The various laws merely state that anyone filing a federal income return in either 2018 or 2019, or receiving Social Security payments, is entitled to a $1,200 stimulus check.
In some instances, the IRS also is asking various state departments of corrections to not deliver these checks to prisoners, and is also seeking to “claw back” funds from checks already cashed, citing regulations that prevent the incarcerated from receiving federal Social Security payments.
However, the Social Security regulations clearly do not apply to these checks, and no new rules have gone into effect limiting the scope of the payments. The IRS has issued an “advisory” on its website, which lacks the force of law.
According to IRS spokesman Eric Smith, “I can’t give you the legal basis. All I can tell you is this is the language the Treasury and ourselves have been using. It’s just the same list as in the Social Security Act.” Nonetheless, there is clearly no law or administratively-promulgated rule that requires an incarcerated recipient to return the money.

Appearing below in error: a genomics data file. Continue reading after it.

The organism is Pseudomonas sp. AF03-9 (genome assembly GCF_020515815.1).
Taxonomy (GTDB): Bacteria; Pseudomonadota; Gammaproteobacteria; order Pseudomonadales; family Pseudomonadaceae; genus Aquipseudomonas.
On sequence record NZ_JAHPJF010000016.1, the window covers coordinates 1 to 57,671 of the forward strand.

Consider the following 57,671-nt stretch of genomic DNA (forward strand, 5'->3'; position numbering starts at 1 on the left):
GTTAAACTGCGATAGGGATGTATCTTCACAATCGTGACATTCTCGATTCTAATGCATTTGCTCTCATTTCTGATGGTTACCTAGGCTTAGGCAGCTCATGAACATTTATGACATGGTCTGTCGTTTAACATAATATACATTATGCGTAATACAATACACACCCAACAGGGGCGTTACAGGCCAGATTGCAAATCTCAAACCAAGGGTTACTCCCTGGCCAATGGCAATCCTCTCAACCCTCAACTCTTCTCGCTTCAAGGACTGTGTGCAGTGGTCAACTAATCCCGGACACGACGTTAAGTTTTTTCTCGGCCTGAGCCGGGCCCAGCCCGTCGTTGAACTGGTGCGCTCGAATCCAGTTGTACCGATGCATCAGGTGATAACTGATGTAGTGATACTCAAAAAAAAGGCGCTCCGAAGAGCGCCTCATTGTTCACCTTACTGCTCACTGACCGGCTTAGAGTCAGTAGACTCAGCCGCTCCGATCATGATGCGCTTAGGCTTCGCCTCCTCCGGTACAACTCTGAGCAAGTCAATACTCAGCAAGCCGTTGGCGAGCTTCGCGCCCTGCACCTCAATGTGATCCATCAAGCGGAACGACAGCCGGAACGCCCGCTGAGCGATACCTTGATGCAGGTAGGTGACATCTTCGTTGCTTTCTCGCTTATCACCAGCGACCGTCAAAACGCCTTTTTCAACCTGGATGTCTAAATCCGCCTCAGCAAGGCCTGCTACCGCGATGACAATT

One prisoner advocate,Wanda Bertram, of the Prison Policy Initiative, finds this all to be quite unfair to prisoners, many of whom rely upon their families to send them funds to purchase additional food and simple toiletries not provided by their prison, and who themselves might be economically stressed by the pandemic.
“Loved ones right now are also under a squeeze because of the pandemic and being out of a job, so when you send a stimulus check for someone, the person in prison is not the only one who benefits from that,” she said.
Unfortunately, prisoners generally lack the legal resources to prevent their prison mailroom from intercepting and returning these payments. However, many prisoners and their economically disadvantaged families have already received hundreds of thousands of dollars in funds that the IRS has no legal authority to recover, and most likely never will.
At press time, the Senate was debating another $1,200 check. Prisoners would be precluded.
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